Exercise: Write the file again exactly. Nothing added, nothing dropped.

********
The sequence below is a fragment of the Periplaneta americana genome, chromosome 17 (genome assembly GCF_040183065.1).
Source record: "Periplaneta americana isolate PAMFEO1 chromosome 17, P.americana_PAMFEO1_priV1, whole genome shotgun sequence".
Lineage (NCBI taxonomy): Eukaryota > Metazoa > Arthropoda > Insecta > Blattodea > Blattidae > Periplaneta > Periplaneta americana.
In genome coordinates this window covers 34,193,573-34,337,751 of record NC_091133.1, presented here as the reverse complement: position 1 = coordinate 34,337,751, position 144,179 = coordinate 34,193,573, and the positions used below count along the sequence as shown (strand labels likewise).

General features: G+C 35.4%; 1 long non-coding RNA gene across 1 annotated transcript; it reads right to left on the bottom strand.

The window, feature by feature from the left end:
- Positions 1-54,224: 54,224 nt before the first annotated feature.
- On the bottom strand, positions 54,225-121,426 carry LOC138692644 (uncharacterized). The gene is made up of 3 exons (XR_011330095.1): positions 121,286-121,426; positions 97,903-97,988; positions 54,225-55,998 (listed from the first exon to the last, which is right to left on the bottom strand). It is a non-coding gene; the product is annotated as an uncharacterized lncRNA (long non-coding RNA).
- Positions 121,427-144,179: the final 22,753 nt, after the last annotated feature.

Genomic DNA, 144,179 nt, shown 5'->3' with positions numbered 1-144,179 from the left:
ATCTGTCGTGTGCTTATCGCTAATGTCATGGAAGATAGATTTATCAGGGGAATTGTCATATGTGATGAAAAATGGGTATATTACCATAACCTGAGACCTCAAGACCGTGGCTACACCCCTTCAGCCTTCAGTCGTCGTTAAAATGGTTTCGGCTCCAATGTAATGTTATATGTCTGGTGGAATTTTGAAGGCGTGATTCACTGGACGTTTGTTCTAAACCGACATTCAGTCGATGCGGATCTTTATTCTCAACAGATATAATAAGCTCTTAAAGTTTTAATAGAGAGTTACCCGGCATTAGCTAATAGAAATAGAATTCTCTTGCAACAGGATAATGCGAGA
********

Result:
The sequence below is a fragment of the Periplaneta americana genome, chromosome 17 (genome assembly GCF_040183065.1).
Source record: "Periplaneta americana isolate PAMFEO1 chromosome 17, P.americana_PAMFEO1_priV1, whole genome shotgun sequence".
Lineage (NCBI taxonomy): Eukaryota > Metazoa > Arthropoda > Insecta > Blattodea > Blattidae > Periplaneta > Periplaneta americana.
In genome coordinates this window covers 34,193,573-34,337,751 of record NC_091133.1, presented here as the reverse complement: position 1 = coordinate 34,337,751, position 144,179 = coordinate 34,193,573, and the positions used below count along the sequence as shown (strand labels likewise).

General features: G+C 35.4%; 1 long non-coding RNA gene across 1 annotated transcript; it reads right to left on the bottom strand.

The window, feature by feature from the left end:
- Positions 1-54,224: 54,224 nt before the first annotated feature.
- On the bottom strand, positions 54,225-121,426 carry LOC138692644 (uncharacterized). The gene is made up of 3 exons (XR_011330095.1): positions 121,286-121,426; positions 97,903-97,988; positions 54,225-55,998 (listed from the first exon to the last, which is right to left on the bottom strand). It is a non-coding gene; the product is annotated as an uncharacterized lncRNA (long non-coding RNA).
- Positions 121,427-144,179: the final 22,753 nt, after the last annotated feature.

Genomic DNA, 144,179 nt, shown 5'->3' with positions numbered 1-144,179 from the left:
ATCTGTCGTGTGCTTATCGCTAATGTCATGGAAGATAGATTTATCAGGGGAATTGTCATATGTGATGAAAAATGGGTATATTACCATAACCTGAGACCTCAAGACCGTGGCTACACCCCTTCAGCCTTCAGTCGTCGTTAAAATGGTTTCGGCTCCAATGTAATGTTATATGTCTGGTGGAATTTTGAAGGCGTGATTCACTGGACGTTTGTTCTAAACCGACATTCAGTCGATGCGGATCTTTATTCTCAACAGATATAATAAGCTCTTAAAGTTTTAATAGAGAGTTACCCGGCATTAGCTAATAGAAATAGAATTCTCTTGCAACAGGATAATGCGAGA